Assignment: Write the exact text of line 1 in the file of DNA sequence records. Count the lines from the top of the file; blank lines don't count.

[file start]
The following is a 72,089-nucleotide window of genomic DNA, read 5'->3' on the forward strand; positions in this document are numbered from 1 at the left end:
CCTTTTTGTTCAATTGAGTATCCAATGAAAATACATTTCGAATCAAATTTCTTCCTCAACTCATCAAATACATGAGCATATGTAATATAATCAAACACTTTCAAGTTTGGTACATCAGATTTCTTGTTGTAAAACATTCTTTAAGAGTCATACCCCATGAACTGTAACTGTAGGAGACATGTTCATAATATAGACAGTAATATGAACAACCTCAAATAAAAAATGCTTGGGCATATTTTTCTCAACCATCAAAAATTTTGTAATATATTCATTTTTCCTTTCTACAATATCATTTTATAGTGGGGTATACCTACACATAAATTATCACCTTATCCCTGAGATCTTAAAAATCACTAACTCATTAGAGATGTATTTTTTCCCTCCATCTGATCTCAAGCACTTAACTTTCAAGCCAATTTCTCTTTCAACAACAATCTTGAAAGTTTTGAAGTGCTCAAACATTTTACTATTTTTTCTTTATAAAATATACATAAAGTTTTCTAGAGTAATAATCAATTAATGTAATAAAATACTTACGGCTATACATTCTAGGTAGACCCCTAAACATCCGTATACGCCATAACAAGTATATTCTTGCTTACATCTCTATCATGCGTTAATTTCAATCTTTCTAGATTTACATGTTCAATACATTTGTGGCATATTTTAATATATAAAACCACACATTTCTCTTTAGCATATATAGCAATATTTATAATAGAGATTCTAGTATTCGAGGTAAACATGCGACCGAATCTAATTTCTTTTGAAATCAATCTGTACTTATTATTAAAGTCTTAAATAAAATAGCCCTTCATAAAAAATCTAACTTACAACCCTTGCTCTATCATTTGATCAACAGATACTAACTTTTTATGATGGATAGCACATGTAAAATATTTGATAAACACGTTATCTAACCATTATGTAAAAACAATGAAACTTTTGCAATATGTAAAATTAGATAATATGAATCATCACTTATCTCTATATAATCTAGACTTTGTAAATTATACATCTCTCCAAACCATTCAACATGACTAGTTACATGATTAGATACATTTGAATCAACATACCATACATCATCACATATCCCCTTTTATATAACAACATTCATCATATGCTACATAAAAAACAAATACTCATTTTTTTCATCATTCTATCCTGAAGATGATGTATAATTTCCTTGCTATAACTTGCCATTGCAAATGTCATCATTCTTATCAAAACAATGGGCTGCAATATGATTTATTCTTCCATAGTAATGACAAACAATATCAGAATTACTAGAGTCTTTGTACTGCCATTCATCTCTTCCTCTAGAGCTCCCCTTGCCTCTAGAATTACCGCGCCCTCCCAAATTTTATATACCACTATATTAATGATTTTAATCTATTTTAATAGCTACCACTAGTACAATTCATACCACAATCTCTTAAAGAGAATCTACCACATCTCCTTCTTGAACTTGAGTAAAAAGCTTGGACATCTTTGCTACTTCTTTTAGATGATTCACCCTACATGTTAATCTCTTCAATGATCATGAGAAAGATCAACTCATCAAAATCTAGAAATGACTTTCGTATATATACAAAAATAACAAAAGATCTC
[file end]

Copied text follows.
The following is a 72,089-nucleotide window of genomic DNA, read 5'->3' on the forward strand; positions in this document are numbered from 1 at the left end: